Guy Winch, PhD, emotional first aid

Life is never completely smooth and easy. Along with bruised shins and skinned knees, we all experience hurt feelings from time to time. Perhaps we got left out of the game, or our best friend decided to hang out with somebody else. What do you do in a situation like this? How can you learn to be emotionally resilient?

Your Emotional First Aid Kit:

Just as children learn how to apply first aid for cuts and scratches, they should learn about emotional first aid for minor psychological injuries. But usually they don’t. In fact, most adults are clueless about how to treat small emotional wounds. The appropriate preventive steps can keep such slights from turning into big psychological problems because they were neglected.

Now you can learn about the emotional first aid that can help short-circuit rumination, overcome loneliness and turn failure into an opportunity for self-discovery.

This Week’s Guest:

Guy Winch, PhD, is a psychologist and author. His books include The Squeaky Wheel: Complaining the Right Way to Get Results, Improve Your Relationships and Enhance Self-Esteem along with his most recent: Emotional First Aid: Healing Rejection, Guilt, Failure and Other Everyday Hurts

His website:

He also writes the Squeaky Wheel blog at

You can also find him on Twitter:

His TED Talk, Why We All Need to Practice Emotional First Aid, is among the top 5 most inspirational TED Talks on You can find a link to it here.

Listen to the Podcast:

The podcast of this program will be available the Monday after the broadcast date. The show can be streamed online from this site and podcasts can be downloaded for free for four weeks after the date of broadcast. After that time has passed, digital downloads are available for $2.99. CDs may be purchased at any time after broadcast for $9.99.

Buy the CD

Download the mp3

Air Date:December 29, 2018

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  1. Marie
    Seminole, Florida

    I’m inspired by Dr. Winch and the current mental state of Americans enough to put some effort into “repairing” minds. If more people would learn how to heal emotions perhaps we’d see fewer suicides, murders, and naked men on airplanes. Perhaps if more knew how to heal their emotions fewer would turn to alcohol and drugs, reducing homelessness and other related and growing problems. I’m going to start locally by donating money and working with local librarians to get more books on the shelves and visible. It’s probably not a quick fix, but it’s something I can do.

  2. Kaye

    How does one listen to the podcast? It sounds interesting.

  3. Julie
    Greenville, SC

    PLEASE provide the transcripts for these podcasts!

  4. Doreen
    Cary, NC

    Being alone versus being lonely.
    I’m disappointed that you did not make that distinction. There’s a big difference.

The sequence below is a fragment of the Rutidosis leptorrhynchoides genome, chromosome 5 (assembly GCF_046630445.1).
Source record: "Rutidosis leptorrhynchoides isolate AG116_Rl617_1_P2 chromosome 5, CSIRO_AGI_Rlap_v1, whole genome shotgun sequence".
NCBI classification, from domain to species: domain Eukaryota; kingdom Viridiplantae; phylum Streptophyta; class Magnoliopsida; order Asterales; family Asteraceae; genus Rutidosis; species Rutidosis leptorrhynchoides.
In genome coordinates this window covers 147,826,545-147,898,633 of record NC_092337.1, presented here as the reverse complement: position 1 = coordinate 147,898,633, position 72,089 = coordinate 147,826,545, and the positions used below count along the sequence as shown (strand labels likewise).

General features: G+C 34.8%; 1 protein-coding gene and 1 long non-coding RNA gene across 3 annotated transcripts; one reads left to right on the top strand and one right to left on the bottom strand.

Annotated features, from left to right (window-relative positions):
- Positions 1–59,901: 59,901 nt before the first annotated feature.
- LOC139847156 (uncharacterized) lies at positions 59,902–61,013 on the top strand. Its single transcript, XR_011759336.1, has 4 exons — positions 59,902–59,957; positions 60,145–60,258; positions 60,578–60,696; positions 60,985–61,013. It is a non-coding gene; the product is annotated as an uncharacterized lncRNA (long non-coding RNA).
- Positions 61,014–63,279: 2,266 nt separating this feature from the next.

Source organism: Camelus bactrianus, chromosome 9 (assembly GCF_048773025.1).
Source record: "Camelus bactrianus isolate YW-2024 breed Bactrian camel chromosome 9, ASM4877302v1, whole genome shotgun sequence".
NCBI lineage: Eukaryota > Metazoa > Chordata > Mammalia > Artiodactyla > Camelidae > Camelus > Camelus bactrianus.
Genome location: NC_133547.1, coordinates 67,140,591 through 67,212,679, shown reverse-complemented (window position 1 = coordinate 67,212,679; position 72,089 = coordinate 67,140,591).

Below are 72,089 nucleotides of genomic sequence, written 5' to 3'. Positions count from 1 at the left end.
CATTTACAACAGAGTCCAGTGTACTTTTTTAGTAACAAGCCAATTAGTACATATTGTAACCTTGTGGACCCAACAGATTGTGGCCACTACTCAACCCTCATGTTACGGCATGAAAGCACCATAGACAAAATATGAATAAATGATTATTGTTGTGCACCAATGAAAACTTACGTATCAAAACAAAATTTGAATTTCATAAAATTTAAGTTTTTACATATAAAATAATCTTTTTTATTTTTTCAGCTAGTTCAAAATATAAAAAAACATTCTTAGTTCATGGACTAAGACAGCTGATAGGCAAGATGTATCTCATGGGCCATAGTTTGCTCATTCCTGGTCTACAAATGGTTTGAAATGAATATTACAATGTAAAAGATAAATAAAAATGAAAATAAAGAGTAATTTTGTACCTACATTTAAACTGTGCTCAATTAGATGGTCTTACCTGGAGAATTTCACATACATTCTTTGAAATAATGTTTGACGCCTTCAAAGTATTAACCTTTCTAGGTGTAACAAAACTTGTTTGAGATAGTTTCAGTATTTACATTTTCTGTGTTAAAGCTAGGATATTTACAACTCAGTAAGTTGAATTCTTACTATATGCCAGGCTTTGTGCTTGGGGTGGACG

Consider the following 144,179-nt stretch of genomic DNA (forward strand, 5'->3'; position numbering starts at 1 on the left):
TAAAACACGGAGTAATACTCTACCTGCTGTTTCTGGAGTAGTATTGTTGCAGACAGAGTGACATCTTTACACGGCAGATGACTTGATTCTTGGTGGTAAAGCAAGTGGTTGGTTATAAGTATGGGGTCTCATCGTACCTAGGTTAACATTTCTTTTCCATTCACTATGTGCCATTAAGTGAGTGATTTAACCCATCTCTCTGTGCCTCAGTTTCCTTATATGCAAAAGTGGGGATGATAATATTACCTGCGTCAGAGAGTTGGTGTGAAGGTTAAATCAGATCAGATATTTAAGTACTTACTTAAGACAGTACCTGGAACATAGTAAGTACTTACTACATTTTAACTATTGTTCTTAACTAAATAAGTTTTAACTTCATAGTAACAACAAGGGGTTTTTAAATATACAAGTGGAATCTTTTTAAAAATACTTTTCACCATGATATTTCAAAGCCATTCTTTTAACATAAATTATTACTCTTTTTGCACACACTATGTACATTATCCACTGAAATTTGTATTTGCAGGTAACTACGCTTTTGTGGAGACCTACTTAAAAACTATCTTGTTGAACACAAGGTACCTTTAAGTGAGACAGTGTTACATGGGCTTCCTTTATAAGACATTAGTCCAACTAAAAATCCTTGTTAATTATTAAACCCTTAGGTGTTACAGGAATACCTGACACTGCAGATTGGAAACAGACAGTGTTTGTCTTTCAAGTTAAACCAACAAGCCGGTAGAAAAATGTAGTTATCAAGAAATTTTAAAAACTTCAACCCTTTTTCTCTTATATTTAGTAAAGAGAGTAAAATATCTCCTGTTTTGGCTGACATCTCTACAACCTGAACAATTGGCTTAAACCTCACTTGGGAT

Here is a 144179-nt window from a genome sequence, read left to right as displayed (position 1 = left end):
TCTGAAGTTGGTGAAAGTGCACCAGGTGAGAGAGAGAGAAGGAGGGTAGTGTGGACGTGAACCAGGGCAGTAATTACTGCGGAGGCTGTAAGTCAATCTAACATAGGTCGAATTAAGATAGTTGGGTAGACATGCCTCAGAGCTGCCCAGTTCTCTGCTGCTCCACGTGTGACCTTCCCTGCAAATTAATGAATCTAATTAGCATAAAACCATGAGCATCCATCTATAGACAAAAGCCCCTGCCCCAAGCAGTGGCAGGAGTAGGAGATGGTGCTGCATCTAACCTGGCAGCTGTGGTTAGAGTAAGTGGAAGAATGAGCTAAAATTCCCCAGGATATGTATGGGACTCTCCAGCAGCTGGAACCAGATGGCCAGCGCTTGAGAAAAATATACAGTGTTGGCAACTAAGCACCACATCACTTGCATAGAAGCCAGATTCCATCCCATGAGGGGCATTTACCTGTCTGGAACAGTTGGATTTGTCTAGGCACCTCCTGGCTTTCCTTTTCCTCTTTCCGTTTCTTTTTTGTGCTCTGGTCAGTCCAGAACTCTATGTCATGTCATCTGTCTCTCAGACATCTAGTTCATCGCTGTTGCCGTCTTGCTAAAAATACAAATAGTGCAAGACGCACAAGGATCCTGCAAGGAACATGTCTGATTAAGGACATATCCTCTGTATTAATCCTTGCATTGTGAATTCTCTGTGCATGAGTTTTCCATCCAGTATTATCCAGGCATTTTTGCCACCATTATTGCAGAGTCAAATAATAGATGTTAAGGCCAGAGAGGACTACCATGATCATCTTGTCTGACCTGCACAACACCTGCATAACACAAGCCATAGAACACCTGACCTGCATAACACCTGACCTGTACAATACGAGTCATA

I hope you haven’t made people feel badly about themselves for being alone . It’s one of my favorite things to do.

    • The Capt

      Excellent comment – I fully agree. There’s plenty of (newer) research to suggest that some people (especially those of a higher intelligence level) are actually happier when alone, and it doesn’t necessarily mean they “feel lonely”. The stigma of “being alone” is something that CAN make people feel bad, and should be reconsidered

      • Kay

        If you listen again to how the doctor begins his response to Joe about loneliness, you’ll hear him make the distinction you’re asking for.

  5. carol

    I haven’t listened to this podcast so can’t comment on what was said. I really wish you’d provide transcripts for these broadcasts.

    My go-to remedy for emotional distress is EFT (emotional freedom technique). This tapping procedure is related to accupressure and is quick, easy and doesn’t require anything but your fingers. I’ve been using it with excellent results for almost 20 years. (Google it for instructions.)

  6. TDyer

    Great show with commentary about the fact that humans are terrible at apologies, and terrific guidance on why this is the case, and how to be a better person by learning empathetic ways to be your best toward others, especially those you have hurt during the course of your efforts in life or work.

  7. Lynette

    Thank You for this Newsletter. It is awesome!!!

  8. Rae M
    Western NYS

    Rae ~ I’m a 73 years old female, in good health and would like to continue on this path. I enjoy your newsletters. Always something to learn~ Thanks!

    • Shirley
      Palm Beach Gatdens Florida

      Me too. I am a 72 year-old female in good health. No diagnoses. No meds. Your books, newspaper columns, podcasts and newsletters have helped me immensely. And my family and friends too. Thank you. Keep up the good work.

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